Saturday, September 08, 2018

Vocabulary from Other Places and Times

One fun thing about reading books written in different times or places is the vocabulary. Sometimes I scribble the interesting ones down. Some I've heard before but not often; some I haven't. From Northwest Passage (so far), written in 1937 about life in New England and elsewhere in North American in the latter 1700s:
  • ropewalk 
  • mensurations 
  • towcloth
  • furbelowed 
  • gundelos with lateen sails 
  • "as thick as bones in a shad"

And more fun words and phrases, from Nevil Shute's Pastoral, written in England in 1944:
  • deal (noun used as an adjective, as in, "the deal wash stand", "a deal chair")
  • batwoman (not Batwoman)
  • hutment 
  • roach bag (I think this was literal, as in bait for fishing)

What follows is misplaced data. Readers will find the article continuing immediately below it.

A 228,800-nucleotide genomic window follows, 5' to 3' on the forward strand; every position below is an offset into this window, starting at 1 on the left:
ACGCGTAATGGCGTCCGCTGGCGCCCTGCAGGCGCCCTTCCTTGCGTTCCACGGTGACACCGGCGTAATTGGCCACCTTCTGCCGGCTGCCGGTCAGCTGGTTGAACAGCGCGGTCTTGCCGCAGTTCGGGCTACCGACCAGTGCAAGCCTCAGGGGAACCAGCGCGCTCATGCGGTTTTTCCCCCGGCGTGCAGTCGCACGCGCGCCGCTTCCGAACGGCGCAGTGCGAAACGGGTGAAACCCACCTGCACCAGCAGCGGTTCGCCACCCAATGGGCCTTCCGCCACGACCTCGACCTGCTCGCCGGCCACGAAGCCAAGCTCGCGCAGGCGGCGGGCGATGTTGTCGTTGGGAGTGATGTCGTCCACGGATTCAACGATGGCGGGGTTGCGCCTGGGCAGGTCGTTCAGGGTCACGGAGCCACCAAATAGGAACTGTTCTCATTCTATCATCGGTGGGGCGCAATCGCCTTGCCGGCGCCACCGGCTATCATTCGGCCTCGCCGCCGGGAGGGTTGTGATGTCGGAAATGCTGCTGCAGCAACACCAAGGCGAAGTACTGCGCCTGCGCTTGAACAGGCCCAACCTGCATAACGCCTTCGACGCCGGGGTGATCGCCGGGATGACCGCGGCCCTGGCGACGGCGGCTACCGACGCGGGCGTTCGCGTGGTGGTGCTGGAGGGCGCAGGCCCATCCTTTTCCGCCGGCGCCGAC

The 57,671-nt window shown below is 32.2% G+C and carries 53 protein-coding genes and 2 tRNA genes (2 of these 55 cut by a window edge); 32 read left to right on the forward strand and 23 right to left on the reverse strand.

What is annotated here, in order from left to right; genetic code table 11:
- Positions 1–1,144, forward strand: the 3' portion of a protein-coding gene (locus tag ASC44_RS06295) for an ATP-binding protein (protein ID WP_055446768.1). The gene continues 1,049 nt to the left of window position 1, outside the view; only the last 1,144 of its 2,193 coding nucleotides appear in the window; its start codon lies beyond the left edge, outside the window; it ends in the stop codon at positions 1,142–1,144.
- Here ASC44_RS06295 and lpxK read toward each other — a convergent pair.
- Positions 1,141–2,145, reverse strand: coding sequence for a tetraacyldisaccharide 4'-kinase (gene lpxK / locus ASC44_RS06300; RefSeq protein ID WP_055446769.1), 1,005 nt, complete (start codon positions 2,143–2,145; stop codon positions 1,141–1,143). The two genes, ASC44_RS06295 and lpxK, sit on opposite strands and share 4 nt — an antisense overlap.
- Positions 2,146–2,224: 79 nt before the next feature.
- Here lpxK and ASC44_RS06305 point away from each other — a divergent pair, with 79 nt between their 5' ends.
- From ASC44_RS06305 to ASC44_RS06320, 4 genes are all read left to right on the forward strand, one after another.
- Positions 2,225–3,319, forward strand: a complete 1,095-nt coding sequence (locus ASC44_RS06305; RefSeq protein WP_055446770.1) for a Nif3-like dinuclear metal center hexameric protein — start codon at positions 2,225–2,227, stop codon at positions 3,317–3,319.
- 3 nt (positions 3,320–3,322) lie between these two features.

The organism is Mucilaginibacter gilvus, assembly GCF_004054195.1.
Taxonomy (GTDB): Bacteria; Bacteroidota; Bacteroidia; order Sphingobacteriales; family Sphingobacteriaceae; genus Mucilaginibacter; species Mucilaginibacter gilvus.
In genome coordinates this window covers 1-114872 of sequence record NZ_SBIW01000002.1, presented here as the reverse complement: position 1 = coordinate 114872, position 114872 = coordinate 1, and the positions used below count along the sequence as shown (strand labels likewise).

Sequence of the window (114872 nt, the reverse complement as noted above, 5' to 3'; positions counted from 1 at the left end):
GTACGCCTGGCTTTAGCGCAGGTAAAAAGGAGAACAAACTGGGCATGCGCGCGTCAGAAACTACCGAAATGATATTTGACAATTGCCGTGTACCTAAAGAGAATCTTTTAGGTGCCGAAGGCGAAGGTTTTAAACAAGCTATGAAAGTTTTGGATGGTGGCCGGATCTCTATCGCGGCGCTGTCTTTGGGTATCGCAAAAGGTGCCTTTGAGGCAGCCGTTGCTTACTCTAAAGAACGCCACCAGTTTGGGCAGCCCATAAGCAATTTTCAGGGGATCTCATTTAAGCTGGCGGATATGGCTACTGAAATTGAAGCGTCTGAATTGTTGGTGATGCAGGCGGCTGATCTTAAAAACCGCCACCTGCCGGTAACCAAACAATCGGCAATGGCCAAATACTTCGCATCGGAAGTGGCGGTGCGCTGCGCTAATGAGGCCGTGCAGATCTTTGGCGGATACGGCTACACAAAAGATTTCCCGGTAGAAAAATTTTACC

• gentles (in relation to fishing)
  • "it had been wizard!"
Internet will reveal all--relax and enjoy the searches and all the fun things you'll learn within just a few minutes!--good places to start are:

  • https://www.onelook.com/, a whole collection of dictionaries.  Merriam-Webster particular for American and Collins particularly for British/Commonwealth
  • Wikipedia, info on so very very many things
What interesting words have you encountered lately while reading?

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